By Joel Warner
By Michael Roberts
By Alan Prendergast
By Michael Roberts
By Michael Roberts
By Amber Taufen
By Patricia Calhoun
By William Breathes
Last fall was a particularly trying time for Kelly Grizzell. Emotionally devastated by the murder of her sixteen-year-old daughter, Stephanie, she was dreading the approach of October 28, 2001 -- the day that would have been Stephanie's eighteenth birthday. She didn't think her life could get much worse.
She was wrong. Grizzell spent the early hours of her daughter's birthday distraught and in handcuffs, charged with harassment and obstruction of a peace officer. She was abused and humiliated, she says, by members of the same law-enforcement agency that is supposed to bring Stephanie's killer to justice.
It's been almost two and a half years since the bodies of Stephanie and her boyfriend, fifteen-year-old Nicholas Kunselman, were discovered in a Subway sandwich shop on West Coal Mine Avenue, not far from Columbine High School. The double murder sent shock waves through a community already reeling from the Columbine massacre and quickly became Jefferson County's most notorious open homicide investigation. But today only one detective is assigned to the investigation. And so far, the only person arrested who has some connection to the case is Kelly Grizzell.
The charges against Grizzell were resolved quietly during an unscheduled court appearance last month. (A previous hearing was postponed when the presence of a Westword reporter in the courtroom sent attorneys scurrying to the judge's chambers.) As with many criminal cases, there is more than one version of the circumstances that prompted Grizzell's arrest. But even so, the affair says volumes about the miserable, often hostile relationship between crime victims' families and the Jefferson County Sheriff's Office. That relationship has deteriorated dramatically in the wake of the Columbine and Subway shootings, which have prompted numerous attacks on Jeffco's tactics, competence and credibility. If Grizzell's experience is any indication, the situation isn't getting any better.
"This was a very minor thing," Grizzell says. "I touched an officer on the shoulder. I had to go back into that courtroom with a lawyer six times before it got dropped. They put me through the wringer, and it didn't need to be handled that way."
Jeffco officials, however, claim they handled the case with considerable tact and leniency. Police reports of the arrest, which vary greatly from the accounts provided by Grizzell and other civilian eyewitnesses, characterize her as uncooperative, belligerent and verbally abusive.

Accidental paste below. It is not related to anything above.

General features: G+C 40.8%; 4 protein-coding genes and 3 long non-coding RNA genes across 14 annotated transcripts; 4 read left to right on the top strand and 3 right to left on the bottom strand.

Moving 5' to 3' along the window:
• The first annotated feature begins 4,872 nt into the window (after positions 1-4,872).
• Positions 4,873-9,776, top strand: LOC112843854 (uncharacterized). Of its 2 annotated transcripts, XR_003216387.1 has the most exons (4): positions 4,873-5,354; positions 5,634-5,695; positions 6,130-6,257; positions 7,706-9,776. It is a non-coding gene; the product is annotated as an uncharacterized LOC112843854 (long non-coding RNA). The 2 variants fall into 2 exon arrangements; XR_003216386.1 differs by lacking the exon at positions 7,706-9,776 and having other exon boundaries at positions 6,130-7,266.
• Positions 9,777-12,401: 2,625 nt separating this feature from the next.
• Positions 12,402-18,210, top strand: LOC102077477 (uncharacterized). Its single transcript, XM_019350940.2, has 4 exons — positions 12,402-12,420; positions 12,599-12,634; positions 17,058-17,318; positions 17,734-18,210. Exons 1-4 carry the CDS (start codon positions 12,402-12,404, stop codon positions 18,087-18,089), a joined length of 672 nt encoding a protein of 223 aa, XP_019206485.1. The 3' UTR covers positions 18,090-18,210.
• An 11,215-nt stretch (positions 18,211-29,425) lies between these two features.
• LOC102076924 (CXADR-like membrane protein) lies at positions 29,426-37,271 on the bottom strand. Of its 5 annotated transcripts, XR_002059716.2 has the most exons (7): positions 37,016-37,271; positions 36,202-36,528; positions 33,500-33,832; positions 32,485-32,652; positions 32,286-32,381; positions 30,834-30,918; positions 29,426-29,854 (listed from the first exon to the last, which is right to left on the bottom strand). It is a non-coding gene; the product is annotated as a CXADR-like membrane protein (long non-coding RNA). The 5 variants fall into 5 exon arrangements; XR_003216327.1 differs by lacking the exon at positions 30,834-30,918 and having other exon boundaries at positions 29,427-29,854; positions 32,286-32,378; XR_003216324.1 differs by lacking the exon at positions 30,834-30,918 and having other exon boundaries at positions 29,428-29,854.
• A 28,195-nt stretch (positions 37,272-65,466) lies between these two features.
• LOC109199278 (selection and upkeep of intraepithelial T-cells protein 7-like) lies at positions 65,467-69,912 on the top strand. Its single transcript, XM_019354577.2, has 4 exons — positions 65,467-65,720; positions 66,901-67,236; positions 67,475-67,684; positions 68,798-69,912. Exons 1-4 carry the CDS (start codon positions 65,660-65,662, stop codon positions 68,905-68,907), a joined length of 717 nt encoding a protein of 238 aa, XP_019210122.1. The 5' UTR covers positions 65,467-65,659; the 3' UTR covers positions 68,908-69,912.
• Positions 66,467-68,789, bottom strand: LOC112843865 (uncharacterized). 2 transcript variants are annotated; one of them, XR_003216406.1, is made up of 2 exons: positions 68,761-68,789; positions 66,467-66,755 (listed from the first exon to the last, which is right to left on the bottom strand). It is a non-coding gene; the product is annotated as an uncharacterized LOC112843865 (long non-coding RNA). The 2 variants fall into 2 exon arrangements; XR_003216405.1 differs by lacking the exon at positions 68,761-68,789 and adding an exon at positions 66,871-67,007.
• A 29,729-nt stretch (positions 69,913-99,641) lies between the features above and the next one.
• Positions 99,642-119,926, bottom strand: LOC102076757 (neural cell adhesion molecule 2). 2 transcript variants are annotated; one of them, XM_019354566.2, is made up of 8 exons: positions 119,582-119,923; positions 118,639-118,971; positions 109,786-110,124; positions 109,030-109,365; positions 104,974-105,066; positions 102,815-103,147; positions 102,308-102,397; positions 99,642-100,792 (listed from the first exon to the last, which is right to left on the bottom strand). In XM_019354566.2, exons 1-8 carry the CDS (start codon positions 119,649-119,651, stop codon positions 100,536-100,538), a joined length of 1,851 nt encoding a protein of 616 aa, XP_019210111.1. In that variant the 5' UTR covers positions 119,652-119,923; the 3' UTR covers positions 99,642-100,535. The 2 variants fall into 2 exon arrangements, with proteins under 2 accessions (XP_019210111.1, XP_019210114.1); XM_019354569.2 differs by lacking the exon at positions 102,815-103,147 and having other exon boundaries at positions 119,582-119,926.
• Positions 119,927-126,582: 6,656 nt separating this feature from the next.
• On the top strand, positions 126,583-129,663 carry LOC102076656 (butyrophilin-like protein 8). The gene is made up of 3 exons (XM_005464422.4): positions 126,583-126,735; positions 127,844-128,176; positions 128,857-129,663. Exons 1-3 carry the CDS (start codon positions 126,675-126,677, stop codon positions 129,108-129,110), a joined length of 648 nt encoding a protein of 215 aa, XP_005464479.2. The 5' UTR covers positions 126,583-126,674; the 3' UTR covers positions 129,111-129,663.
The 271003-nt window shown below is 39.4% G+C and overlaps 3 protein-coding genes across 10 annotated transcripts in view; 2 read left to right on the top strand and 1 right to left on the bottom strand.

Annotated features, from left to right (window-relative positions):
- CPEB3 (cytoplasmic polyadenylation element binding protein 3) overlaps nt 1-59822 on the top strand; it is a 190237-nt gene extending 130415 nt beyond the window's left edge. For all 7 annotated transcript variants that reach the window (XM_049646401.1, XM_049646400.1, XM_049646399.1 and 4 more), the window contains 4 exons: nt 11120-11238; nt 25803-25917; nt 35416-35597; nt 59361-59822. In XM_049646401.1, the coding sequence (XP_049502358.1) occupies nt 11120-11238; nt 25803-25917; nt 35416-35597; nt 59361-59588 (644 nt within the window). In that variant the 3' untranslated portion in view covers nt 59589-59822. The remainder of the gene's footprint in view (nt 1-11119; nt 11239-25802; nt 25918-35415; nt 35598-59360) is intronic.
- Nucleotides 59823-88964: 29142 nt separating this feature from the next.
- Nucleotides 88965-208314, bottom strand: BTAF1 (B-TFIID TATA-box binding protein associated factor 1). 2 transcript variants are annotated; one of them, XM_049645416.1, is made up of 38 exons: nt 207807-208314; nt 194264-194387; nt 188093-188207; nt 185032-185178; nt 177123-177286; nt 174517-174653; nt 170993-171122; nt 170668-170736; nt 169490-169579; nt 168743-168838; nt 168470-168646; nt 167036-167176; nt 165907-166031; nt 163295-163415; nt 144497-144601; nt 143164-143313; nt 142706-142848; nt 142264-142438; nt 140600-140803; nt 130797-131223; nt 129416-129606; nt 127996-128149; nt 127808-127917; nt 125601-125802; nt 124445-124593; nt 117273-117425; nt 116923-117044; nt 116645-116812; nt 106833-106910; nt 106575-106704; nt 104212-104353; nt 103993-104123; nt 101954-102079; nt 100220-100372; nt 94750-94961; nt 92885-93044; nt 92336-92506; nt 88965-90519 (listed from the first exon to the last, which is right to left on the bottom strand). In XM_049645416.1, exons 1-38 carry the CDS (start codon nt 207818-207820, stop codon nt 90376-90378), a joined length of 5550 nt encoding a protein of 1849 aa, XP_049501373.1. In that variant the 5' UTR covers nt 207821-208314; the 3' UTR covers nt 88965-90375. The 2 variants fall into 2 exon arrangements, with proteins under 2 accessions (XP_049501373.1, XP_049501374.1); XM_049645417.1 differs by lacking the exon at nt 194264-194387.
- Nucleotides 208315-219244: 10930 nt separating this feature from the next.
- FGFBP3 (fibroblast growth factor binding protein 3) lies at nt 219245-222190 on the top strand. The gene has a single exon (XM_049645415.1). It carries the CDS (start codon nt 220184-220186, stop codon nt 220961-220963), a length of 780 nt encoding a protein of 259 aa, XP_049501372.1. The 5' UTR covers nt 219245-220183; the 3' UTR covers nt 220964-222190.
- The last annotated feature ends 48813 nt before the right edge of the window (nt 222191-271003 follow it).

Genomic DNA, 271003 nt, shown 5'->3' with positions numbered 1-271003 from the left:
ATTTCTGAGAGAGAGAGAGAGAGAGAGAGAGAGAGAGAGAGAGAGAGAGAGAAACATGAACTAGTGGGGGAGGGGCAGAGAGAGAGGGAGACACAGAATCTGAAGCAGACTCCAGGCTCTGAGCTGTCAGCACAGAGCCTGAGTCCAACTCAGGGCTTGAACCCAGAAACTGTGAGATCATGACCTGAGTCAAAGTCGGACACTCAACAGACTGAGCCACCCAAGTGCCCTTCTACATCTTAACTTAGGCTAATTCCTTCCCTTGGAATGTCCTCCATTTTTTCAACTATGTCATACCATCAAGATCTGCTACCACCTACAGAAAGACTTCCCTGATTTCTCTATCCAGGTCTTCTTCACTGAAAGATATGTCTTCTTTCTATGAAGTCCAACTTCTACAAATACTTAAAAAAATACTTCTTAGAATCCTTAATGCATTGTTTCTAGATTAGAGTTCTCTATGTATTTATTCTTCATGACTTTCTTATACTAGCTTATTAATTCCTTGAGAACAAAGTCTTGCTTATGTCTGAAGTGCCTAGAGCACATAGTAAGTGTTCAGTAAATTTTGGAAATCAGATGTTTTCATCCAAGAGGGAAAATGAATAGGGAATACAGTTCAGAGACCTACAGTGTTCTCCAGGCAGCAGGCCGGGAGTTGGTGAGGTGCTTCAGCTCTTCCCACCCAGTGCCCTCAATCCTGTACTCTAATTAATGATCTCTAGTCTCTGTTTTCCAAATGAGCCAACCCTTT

"We have a great deal of compassion for her situation," says sheriff's spokeswoman Jacki Tallman. "We've tried to use restraint and understanding in dealing with her."
Grizzell didn't encounter much understanding last fall, she says. She was driving home on the evening of October 27 when she came across three unmarked deputies' cars making a traffic stop. The driver pulled over for a busted headlight was Lance Kirklin, one of the survivors of the Columbine shootings.
Grizzell admits she was feeling frustrated that night. Jeffco deputies had been conducting numerous traffic stops in her neighborhood, she says, and they seemed to be stopping chiefly teenagers from Columbine. She got out of her car and started asking questions.
"I wanted to know why it took six of them to pull over a car," she remembers. "It seemed like overkill. Yet they had nineteen calls to that Subway before my daughter was murdered, and they never did anything about that."
Witnesses say that Grizzell went up to Deputy James Lucas and told him, "You're harassing my daughter's friends and not doing enough to solve her murder."
According to Lucas's report, Grizzell then struck him in the stomach with her closed fist. Only one other officer on the scene, a cadet in training, claims to have seen the blow -- but the cadet's report describes the action differently: "The female then thrusted [sic] her right arm into Deputy Lucas's stomach."
Grizzell denies punching Lucas; she says she only tapped him on the shoulder. Her account is supported by Kirklin, who says he was out of his car, receiving a ticket from another officer, and had a clear view.
"She was pretty much bitching up the cop," he says. "The cop was trying to ignore her. He smirked and turned his back on her in the middle of a sentence. Kelly brushed her fingers against his right shoulder, and he turned around and freaked out. He said she struck him, but she barely touched him. He was saying to the other cops, 'Did you see that?'"
Whatever contact occurred, it apparently was not considered threatening enough to warrant Grizzell's immediate arrest. She was allowed to leave the scene while the deputies concluded their traffic stop. "I think our deputies used a great deal of restraint," Tallman says. "Typically, when an officer is struck, action is taken immediately. But they knew who she was and where she lived."
Because of questions about the status of Kirklin's driver's license and other matters, his car was eventually towed. (At the time, Kirklin's lawsuit against the sheriff's office over Columbine was still pending; it's since been thrown out by U.S. District Judge Lewis Babcock.) Deputies then headed to Grizzell's house. Her husband told them she wasn't home, but they proceeded to search the residence anyway.